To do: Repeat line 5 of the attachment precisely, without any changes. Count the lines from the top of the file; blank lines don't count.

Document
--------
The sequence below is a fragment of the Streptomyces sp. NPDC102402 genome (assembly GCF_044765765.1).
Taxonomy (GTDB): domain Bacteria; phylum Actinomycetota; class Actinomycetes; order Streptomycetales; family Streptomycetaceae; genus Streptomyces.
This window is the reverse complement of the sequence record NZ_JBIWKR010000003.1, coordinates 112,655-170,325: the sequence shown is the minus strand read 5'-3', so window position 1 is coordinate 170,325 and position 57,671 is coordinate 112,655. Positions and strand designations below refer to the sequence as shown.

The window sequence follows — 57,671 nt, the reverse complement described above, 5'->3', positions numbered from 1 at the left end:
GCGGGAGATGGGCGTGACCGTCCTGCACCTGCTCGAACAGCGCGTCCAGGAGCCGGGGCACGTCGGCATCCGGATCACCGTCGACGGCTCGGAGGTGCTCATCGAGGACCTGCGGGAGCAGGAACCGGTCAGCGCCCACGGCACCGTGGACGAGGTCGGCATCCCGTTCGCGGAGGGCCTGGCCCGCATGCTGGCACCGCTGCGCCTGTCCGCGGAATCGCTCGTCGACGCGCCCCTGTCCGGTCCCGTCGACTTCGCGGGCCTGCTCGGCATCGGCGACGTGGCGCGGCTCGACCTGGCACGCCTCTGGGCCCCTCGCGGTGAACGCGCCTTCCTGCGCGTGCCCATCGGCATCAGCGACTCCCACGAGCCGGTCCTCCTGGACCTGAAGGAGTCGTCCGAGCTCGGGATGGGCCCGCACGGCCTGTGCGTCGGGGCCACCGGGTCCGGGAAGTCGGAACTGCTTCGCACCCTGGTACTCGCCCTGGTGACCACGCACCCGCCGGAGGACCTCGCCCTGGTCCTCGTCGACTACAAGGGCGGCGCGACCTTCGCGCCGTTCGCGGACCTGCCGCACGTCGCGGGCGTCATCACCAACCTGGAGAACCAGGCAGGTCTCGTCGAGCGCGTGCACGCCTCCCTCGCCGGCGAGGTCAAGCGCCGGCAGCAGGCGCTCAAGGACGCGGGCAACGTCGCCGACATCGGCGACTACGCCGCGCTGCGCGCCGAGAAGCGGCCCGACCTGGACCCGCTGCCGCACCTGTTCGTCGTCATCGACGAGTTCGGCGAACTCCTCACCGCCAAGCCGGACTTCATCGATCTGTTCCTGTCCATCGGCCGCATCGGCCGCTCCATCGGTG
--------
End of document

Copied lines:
GCGGGAGATGGGCGTGACCGTCCTGCACCTGCTCGAACAGCGCGTCCAGGAGCCGGGGCACGTCGGCATCCGGATCACCGTCGACGGCTCGGAGGTGCTCATCGAGGACCTGCGGGAGCAGGAACCGGTCAGCGCCCACGGCACCGTGGACGAGGTCGGCATCCCGTTCGCGGAGGGCCTGGCCCGCATGCTGGCACCGCTGCGCCTGTCCGCGGAATCGCTCGTCGACGCGCCCCTGTCCGGTCCCGTCGACTTCGCGGGCCTGCTCGGCATCGGCGACGTGGCGCGGCTCGACCTGGCACGCCTCTGGGCCCCTCGCGGTGAACGCGCCTTCCTGCGCGTGCCCATCGGCATCAGCGACTCCCACGAGCCGGTCCTCCTGGACCTGAAGGAGTCGTCCGAGCTCGGGATGGGCCCGCACGGCCTGTGCGTCGGGGCCACCGGGTCCGGGAAGTCGGAACTGCTTCGCACCCTGGTACTCGCCCTGGTGACCACGCACCCGCCGGAGGACCTCGCCCTGGTCCTCGTCGACTACAAGGGCGGCGCGACCTTCGCGCCGTTCGCGGACCTGCCGCACGTCGCGGGCGTCATCACCAACCTGGAGAACCAGGCAGGTCTCGTCGAGCGCGTGCACGCCTCCCTCGCCGGCGAGGTCAAGCGCCGGCAGCAGGCGCTCAAGGACGCGGGCAACGTCGCCGACATCGGCGACTACGCCGCGCTGCGCGCCGAGAAGCGGCCCGACCTGGACCCGCTGCCGCACCTGTTCGTCGTCATCGACGAGTTCGGCGAACTCCTCACCGCCAAGCCGGACTTCATCGATCTGTTCCTGTCCATCGGCCGCATCGGCCGCTCCATCGGTG